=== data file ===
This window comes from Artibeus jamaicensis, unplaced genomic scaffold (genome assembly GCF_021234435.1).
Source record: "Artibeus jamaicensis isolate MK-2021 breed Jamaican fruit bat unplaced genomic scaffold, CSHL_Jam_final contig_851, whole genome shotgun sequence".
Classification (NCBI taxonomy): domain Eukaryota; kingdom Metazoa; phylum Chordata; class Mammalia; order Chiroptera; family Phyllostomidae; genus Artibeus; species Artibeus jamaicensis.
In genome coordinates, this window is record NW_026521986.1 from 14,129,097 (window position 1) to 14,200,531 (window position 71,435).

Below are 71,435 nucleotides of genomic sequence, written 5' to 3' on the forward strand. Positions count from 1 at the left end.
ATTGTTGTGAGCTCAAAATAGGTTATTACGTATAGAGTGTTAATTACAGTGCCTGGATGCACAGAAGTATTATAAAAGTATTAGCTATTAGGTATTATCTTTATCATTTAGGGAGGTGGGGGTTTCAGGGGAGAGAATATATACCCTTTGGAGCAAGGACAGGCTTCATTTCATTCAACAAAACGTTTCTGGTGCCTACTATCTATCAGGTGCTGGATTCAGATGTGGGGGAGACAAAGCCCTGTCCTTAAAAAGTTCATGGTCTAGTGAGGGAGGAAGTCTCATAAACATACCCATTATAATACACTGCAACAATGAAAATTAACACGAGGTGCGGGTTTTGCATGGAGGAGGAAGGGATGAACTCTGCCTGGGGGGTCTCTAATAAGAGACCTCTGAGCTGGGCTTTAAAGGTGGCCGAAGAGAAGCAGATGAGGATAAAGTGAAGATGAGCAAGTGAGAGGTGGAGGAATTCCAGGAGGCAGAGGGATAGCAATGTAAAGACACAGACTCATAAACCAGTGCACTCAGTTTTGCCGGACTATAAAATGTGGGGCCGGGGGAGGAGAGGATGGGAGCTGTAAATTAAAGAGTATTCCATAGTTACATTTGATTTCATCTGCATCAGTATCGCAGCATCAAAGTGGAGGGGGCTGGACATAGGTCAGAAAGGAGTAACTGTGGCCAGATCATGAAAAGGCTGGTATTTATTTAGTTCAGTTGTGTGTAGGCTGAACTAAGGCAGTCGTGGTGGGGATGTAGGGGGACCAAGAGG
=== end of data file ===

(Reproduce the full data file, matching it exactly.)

This window comes from Artibeus jamaicensis, unplaced genomic scaffold (genome assembly GCF_021234435.1).
Source record: "Artibeus jamaicensis isolate MK-2021 breed Jamaican fruit bat unplaced genomic scaffold, CSHL_Jam_final contig_851, whole genome shotgun sequence".
Classification (NCBI taxonomy): domain Eukaryota; kingdom Metazoa; phylum Chordata; class Mammalia; order Chiroptera; family Phyllostomidae; genus Artibeus; species Artibeus jamaicensis.
In genome coordinates, this window is record NW_026521986.1 from 14,129,097 (window position 1) to 14,200,531 (window position 71,435).

Below are 71,435 nucleotides of genomic sequence, written 5' to 3' on the forward strand. Positions count from 1 at the left end.
ATTGTTGTGAGCTCAAAATAGGTTATTACGTATAGAGTGTTAATTACAGTGCCTGGATGCACAGAAGTATTATAAAAGTATTAGCTATTAGGTATTATCTTTATCATTTAGGGAGGTGGGGGTTTCAGGGGAGAGAATATATACCCTTTGGAGCAAGGACAGGCTTCATTTCATTCAACAAAACGTTTCTGGTGCCTACTATCTATCAGGTGCTGGATTCAGATGTGGGGGAGACAAAGCCCTGTCCTTAAAAAGTTCATGGTCTAGTGAGGGAGGAAGTCTCATAAACATACCCATTATAATACACTGCAACAATGAAAATTAACACGAGGTGCGGGTTTTGCATGGAGGAGGAAGGGATGAACTCTGCCTGGGGGGTCTCTAATAAGAGACCTCTGAGCTGGGCTTTAAAGGTGGCCGAAGAGAAGCAGATGAGGATAAAGTGAAGATGAGCAAGTGAGAGGTGGAGGAATTCCAGGAGGCAGAGGGATAGCAATGTAAAGACACAGACTCATAAACCAGTGCACTCAGTTTTGCCGGACTATAAAATGTGGGGCCGGGGGAGGAGAGGATGGGAGCTGTAAATTAAAGAGTATTCCATAGTTACATTTGATTTCATCTGCATCAGTATCGCAGCATCAAAGTGGAGGGGGCTGGACATAGGTCAGAAAGGAGTAACTGTGGCCAGATCATGAAAAGGCTGGTATTTATTTAGTTCAGTTGTGTGTAGGCTGAACTAAGGCAGTCGTGGTGGGGATGTAGGGGGACCAAGAGG